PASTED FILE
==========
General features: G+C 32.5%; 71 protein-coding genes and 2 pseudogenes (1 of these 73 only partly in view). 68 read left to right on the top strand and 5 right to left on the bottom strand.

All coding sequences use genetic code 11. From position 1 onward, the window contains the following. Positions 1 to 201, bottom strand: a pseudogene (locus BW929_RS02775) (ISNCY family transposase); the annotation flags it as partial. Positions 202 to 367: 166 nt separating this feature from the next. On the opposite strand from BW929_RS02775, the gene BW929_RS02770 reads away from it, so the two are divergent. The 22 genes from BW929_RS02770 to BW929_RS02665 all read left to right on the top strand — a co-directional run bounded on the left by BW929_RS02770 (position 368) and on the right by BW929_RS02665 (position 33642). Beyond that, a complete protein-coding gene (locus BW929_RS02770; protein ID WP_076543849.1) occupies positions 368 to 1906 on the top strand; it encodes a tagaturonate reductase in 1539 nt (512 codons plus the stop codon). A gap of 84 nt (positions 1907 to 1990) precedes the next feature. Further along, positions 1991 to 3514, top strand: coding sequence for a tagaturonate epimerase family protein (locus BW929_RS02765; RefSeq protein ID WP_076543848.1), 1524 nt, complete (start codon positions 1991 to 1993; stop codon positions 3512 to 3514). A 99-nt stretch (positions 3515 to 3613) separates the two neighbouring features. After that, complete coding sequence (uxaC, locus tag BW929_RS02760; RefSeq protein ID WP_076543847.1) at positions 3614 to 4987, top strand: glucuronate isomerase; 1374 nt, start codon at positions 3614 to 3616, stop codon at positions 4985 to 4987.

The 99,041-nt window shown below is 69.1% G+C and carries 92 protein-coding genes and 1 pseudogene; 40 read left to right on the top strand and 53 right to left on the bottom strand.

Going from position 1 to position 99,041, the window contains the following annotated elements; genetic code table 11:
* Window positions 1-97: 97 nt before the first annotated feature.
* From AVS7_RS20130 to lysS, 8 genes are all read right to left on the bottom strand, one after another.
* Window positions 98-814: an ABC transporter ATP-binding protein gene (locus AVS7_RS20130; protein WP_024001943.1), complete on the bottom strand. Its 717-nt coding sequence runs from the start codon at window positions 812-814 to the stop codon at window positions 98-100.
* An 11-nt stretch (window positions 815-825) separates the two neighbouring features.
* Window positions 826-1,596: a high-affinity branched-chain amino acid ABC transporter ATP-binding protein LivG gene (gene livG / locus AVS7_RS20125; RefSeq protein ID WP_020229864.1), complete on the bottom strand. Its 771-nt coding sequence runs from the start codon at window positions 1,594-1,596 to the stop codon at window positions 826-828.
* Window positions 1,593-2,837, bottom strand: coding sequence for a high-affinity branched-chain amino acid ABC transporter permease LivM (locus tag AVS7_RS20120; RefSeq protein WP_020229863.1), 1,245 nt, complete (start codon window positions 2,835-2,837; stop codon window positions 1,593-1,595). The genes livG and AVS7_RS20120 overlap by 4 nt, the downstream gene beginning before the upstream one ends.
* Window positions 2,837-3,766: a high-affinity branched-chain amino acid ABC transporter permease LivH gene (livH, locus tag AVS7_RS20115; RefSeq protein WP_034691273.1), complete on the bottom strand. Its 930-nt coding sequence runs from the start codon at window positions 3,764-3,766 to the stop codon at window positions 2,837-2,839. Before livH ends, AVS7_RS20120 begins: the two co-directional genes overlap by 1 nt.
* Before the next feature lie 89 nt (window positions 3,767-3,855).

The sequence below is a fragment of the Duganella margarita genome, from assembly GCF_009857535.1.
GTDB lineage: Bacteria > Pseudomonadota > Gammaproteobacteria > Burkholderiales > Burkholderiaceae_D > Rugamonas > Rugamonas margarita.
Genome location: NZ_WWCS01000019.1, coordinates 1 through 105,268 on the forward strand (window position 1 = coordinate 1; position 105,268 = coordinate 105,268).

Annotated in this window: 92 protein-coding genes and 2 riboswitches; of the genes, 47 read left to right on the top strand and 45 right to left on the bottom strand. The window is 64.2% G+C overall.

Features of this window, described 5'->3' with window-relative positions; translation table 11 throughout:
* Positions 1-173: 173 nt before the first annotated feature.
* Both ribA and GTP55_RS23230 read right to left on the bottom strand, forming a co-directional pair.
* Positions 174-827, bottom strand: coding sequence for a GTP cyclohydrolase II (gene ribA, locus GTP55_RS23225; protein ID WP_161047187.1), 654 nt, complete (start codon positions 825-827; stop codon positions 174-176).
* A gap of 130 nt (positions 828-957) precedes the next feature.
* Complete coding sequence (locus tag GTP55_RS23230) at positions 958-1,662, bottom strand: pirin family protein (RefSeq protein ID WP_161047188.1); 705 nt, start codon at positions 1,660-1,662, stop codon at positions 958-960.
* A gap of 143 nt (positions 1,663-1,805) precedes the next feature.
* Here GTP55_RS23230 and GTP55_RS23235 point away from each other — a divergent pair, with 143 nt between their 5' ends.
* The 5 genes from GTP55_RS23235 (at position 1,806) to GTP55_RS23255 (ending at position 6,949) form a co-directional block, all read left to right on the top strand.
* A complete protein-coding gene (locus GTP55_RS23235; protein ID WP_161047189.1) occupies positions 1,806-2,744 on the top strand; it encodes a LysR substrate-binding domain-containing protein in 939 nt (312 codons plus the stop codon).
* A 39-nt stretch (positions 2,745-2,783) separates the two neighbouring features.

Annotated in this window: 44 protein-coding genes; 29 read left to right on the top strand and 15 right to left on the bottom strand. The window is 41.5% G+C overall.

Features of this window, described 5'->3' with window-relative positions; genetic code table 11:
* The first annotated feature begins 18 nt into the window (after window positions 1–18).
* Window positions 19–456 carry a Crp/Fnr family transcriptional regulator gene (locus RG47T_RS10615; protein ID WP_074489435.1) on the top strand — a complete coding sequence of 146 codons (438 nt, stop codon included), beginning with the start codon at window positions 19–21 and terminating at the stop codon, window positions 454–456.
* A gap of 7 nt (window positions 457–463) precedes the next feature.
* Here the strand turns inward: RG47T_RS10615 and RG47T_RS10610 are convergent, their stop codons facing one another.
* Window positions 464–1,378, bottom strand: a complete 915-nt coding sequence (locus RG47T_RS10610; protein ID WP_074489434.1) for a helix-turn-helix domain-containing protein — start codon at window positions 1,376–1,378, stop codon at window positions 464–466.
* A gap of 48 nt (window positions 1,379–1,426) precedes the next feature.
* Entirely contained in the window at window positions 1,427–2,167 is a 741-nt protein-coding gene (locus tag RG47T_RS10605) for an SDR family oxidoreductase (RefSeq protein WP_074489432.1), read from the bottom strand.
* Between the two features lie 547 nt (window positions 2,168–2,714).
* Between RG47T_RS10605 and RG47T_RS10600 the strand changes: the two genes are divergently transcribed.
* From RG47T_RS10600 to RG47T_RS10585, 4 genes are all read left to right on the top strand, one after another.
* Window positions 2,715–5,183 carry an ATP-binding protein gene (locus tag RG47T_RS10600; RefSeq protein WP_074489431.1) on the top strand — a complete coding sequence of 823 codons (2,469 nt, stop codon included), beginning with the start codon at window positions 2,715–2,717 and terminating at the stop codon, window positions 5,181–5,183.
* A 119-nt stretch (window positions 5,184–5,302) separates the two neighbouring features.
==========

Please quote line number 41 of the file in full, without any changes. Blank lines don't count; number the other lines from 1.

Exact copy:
* A 119-nt stretch (window positions 5,184–5,302) separates the two neighbouring features.